Partnering with Make-A-Wish to Design Experiences that Deliver Hope and Strength

When asked whether she would recommend customer journey mapping to other nonprofit organizations, Dina Thachet said, “Absolutely!”

Dina, the Medical Case Manager at Make-A-Wish Illinois, continued, “The customer journey mapping process gave us the ability to visually see the work that we do and to validate the things that we know, believe, or assume to be true. The ability to take a step back and look at where we do well and where we have room for improvement was invaluable and re-energizing.”

Like many nonprofit organizations, Make-A-Wish Illinois wanted to create a bigger impact for the people they serve — but the 35-year-old organization felt stuck. In order to grant more life-changing wishes for critically ill children and their families, they needed to re-examine their wish granting process.

When Make-A-Wish met Highland’s Customer Experience team, they knew they had found the right partner to help them design a more impactful wish experience.

With an ambitious and important goal of increasing the medical and emotional impact of a wish experience, Highland and Make-A-Wish decided to create a customer journey map. These maps show the path of a customer in relation to the organization. In the case of Make-A-Wish, their “customer” is wish kids and their families.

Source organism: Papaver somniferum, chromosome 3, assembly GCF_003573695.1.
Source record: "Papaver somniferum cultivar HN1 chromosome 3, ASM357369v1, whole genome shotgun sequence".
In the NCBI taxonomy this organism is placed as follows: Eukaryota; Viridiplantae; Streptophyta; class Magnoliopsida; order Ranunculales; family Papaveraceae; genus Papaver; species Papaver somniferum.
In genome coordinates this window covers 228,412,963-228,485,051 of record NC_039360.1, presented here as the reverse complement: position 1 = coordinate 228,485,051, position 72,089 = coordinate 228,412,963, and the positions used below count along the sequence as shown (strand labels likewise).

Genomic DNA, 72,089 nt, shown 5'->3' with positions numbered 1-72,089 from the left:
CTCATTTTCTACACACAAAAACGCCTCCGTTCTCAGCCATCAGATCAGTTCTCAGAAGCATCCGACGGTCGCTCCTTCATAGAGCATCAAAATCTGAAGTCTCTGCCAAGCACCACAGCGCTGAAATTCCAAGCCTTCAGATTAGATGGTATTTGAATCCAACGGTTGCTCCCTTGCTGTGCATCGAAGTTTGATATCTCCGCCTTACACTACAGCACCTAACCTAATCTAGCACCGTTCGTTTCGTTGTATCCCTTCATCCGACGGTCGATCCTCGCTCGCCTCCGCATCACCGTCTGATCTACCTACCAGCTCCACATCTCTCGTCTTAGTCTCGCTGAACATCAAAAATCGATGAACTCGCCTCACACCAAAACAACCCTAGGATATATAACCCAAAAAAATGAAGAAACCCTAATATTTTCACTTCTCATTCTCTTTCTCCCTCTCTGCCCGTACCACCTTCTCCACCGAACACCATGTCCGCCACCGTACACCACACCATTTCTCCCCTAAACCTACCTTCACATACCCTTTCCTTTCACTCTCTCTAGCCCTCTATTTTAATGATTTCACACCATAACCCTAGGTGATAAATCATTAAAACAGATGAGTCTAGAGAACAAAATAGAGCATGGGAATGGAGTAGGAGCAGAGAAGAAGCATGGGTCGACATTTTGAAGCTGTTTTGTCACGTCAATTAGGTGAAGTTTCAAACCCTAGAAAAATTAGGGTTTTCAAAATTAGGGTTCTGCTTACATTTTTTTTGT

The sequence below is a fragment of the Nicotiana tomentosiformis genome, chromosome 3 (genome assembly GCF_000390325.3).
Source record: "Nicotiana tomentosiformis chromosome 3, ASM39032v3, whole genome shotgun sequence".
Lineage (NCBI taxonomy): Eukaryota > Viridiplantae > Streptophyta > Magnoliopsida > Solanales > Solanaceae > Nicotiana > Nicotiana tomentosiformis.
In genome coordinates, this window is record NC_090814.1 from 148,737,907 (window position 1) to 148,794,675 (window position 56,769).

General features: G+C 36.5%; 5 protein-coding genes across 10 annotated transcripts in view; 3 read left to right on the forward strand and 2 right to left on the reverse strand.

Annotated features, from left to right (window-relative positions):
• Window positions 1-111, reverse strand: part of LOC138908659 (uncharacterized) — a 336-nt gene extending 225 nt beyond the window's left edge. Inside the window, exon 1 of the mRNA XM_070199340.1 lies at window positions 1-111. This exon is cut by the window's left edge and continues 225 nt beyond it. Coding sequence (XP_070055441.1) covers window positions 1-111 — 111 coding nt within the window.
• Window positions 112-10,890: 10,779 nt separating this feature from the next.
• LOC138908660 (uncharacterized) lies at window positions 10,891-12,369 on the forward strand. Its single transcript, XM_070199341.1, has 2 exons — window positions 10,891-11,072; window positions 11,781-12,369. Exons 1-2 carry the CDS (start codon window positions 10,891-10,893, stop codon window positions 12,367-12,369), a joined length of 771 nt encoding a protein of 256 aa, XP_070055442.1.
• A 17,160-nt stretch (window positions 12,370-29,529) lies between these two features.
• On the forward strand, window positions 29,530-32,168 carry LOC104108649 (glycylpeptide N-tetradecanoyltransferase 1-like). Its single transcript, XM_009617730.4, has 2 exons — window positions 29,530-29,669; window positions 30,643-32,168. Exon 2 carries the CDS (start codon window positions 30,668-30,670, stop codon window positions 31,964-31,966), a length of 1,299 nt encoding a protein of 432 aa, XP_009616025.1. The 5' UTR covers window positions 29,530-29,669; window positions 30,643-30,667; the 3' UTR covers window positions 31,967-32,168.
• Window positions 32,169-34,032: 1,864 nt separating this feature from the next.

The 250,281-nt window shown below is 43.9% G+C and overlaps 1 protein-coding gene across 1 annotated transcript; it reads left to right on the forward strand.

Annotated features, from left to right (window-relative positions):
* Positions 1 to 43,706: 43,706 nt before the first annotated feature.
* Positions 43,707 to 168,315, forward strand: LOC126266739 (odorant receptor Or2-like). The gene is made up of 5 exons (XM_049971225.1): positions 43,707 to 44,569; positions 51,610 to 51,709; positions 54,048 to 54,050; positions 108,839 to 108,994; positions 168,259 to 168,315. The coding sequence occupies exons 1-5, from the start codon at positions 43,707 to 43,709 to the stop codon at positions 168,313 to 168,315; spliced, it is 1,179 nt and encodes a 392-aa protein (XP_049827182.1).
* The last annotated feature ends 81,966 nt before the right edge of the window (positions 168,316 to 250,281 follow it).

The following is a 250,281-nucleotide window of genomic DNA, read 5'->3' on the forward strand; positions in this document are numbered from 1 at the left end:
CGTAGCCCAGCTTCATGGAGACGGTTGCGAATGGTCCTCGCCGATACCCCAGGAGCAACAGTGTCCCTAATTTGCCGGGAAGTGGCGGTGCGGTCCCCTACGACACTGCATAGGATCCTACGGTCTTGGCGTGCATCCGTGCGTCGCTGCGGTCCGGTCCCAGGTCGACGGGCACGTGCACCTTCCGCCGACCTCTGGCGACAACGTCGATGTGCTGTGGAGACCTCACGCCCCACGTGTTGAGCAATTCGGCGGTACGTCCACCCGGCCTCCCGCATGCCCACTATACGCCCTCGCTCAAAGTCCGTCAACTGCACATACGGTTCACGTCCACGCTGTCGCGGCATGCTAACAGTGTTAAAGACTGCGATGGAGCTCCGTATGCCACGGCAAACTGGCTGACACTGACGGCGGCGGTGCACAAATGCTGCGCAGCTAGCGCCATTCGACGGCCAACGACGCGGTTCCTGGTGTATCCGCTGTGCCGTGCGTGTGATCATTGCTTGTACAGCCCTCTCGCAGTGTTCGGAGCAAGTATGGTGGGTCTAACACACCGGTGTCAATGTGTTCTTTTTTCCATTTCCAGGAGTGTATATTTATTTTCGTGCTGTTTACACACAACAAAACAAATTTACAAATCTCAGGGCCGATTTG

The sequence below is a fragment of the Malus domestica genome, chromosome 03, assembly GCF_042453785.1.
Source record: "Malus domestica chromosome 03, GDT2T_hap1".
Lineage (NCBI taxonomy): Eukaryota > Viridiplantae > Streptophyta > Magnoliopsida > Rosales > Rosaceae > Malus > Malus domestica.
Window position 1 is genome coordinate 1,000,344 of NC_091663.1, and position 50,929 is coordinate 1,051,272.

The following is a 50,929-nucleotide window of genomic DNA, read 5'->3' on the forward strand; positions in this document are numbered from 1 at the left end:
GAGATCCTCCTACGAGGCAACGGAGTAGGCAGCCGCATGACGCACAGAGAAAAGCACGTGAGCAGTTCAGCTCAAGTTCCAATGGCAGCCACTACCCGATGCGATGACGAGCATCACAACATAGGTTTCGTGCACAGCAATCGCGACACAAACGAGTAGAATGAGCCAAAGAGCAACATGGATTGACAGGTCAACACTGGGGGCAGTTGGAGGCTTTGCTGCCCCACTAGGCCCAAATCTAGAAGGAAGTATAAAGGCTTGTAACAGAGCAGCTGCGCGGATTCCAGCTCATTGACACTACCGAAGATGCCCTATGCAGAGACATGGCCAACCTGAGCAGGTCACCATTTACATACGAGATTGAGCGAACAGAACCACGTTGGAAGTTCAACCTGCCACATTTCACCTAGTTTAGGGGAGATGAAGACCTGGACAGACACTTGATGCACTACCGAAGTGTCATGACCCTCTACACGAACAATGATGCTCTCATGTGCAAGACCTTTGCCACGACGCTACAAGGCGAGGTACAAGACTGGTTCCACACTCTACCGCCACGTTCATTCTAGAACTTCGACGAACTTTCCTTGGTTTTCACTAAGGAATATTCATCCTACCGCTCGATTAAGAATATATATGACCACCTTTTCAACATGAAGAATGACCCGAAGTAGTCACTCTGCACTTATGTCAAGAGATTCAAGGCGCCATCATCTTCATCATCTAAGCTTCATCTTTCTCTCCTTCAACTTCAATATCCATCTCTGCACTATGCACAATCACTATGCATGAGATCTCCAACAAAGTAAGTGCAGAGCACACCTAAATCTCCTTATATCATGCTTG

The Customer Journey Mapping Process

David Whited, Highland’s CX Practice Lead, says that, “The true gift of journey mapping is distributed cognition.” He continued, “Getting what’s in everybody’s head and in everyone’s computer out into the real world feels so good. It gets critical information out of the organizational silos and into the open so you can see it.”

Make-A-Wish’s customer journey mapping project took about six weeks to complete. During this time, Make-A-Wish and Highland worked together on the following milestones:

  • Kick-Off Meeting: An initial meeting between all members of the project team to clarify who the customer segment is that we want to understand and what the point of view of the map should be.
  • Developing a Research Packet: An overview of data provided by Make-A-Wish that would help create an inclusive, effective map; we needed to narrow down many pages of data to produce one succinct research packet that everyone on the team could study prior to the actual mapping exercise.
  • Customer Interviews: Interviews with 8–12 constituents (in this case, wish kids and families) to understand their unique customer journeys.
  • Journey Mapping Workshop: A multi-day workshop to identify the stages in the customer journey and understand the customer’s thoughts, feelings, and touch points along the way.
  • Strategy Session: A follow-up session to the Journey Mapping Workshop, in which Highland and Make-A-Wish worked together to clarify the insights that came out of the journey mapping process and what actions to prioritize; together, we co-created a timeline and a plan for rolling out the most critical next steps.

Through the customer journey mapping process, Make-A-Wish identified opportunities for improving the wish experience that they couldn’t have seen otherwise.

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